Among the immutable laws of physics that students learn about, here's one Newton never dreamed of: The cost of going to college always goes in one direction. Here's another: As student aid goes up, college costs rise faster.
According to Sandy Baum, senior policy analyst with the College Board, the average price of college is continuing to rise more rapidly than the consumer price index, and more rapidly than average prices in the economy.
This past year, the biggest jump in prices occurred at the nation's four-year public schools, where the sticker price went up 6.6 percent to more than $6,000 a year. At private schools, the increase was slightly smaller. But prices at private schools are much higher — close to $24,000 a year — so that slightly smaller percentage increase hurts much more.
But almost no one pays the sticker price out of their own pockets. Three-quarters of full-time undergraduates receive some form of student assistance.
So as colleges charge an average $6,000 per year, students will pay an average $2,600. At private schools, students pay a bit more than half of the $24,000 price tag.
Student Aid Gap
According to Baum, student aid continues to grow, but not as fast as tuition, and not enough to make up for the difference between family incomes and the price of college.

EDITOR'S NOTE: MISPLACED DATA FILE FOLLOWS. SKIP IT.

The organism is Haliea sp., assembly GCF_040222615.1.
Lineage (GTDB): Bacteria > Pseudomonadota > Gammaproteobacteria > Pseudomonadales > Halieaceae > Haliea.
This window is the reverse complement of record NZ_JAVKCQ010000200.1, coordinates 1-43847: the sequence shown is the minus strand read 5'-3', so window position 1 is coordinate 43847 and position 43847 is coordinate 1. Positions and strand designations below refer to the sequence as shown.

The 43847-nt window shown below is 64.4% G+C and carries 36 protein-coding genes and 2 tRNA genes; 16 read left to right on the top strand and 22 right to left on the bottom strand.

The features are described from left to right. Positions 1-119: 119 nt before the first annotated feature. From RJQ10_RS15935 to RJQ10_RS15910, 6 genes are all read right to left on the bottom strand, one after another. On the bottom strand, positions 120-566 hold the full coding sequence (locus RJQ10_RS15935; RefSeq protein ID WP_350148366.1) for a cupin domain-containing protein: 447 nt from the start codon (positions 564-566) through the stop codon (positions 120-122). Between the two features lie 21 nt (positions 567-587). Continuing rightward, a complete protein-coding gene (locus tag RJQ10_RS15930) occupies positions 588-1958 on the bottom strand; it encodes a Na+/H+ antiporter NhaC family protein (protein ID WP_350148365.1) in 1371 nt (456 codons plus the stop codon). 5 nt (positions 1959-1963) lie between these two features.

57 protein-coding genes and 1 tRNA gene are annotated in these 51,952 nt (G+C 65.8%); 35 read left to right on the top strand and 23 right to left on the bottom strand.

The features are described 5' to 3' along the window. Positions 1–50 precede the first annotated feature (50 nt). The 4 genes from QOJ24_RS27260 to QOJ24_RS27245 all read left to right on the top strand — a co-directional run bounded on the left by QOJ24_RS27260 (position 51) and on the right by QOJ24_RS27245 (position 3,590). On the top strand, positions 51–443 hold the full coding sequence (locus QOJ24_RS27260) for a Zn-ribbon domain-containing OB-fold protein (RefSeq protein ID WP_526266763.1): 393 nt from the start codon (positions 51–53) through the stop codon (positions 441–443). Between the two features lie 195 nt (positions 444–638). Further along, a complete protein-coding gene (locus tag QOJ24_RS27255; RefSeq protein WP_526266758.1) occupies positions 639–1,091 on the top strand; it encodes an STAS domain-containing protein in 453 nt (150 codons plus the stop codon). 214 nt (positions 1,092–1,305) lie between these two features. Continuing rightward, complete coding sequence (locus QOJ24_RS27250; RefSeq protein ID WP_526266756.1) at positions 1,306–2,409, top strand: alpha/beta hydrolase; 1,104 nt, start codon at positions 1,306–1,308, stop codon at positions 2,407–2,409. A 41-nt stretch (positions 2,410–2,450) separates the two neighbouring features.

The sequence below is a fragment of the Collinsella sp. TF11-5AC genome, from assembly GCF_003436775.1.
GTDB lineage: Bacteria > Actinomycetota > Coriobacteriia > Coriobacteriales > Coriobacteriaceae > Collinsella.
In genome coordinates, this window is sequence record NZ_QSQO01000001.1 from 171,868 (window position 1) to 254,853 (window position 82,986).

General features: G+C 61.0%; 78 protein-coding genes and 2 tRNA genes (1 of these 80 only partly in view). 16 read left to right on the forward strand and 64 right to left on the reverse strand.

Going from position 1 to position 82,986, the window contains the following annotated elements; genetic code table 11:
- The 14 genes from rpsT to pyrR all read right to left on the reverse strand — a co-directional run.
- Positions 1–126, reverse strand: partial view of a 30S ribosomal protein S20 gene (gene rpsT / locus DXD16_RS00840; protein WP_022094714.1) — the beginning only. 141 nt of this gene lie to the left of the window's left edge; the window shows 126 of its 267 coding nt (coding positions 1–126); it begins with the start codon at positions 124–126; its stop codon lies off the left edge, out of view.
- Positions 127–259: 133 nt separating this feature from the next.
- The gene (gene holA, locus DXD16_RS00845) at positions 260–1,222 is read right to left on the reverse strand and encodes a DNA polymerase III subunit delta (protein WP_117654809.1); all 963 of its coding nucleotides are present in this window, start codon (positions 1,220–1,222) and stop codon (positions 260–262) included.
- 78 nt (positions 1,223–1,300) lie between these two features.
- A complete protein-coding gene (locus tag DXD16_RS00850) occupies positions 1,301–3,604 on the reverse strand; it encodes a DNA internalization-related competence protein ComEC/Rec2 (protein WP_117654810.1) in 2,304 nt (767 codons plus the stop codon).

Experts say that small increases in the amount of tuition that families actually pay can convince some that they can't afford to send a child to school.
Now, these numbers are all averages taken from students and schools across the country. Robert Shireman of the Project on Student Debt says averages mask some of the pain families are feeling.
"And one way to look at what is happening with actual families is to look at their debt levels," Shireman said. "We know that those are going up at a rate that is even faster than the increase of prices at the institution."
The cost of tuition doesn't account for room and board, which has not been increasing much, but it still costs much more than tuition does at public institutions. That fact can pinch low-income students in particular, who pay a much higher portion of the family income to go to school.
So how is a family supposed to choose a college when they have little idea of how much of that sticker price they will have to pay? Shireman has been working with 30 schools that already disclose that information up front.
According to Shireman, a prospective student tells a school his or her family income or ability to pay. The school then calculates how much money — on top of the expected contribution — the family would need to take out in loans or work-study in order to make up the difference.
Colleges and universities say families should not expect the upward trend in costs to stop any time soon. They say that increases in costs for energy and health care will continue to drive their prices up.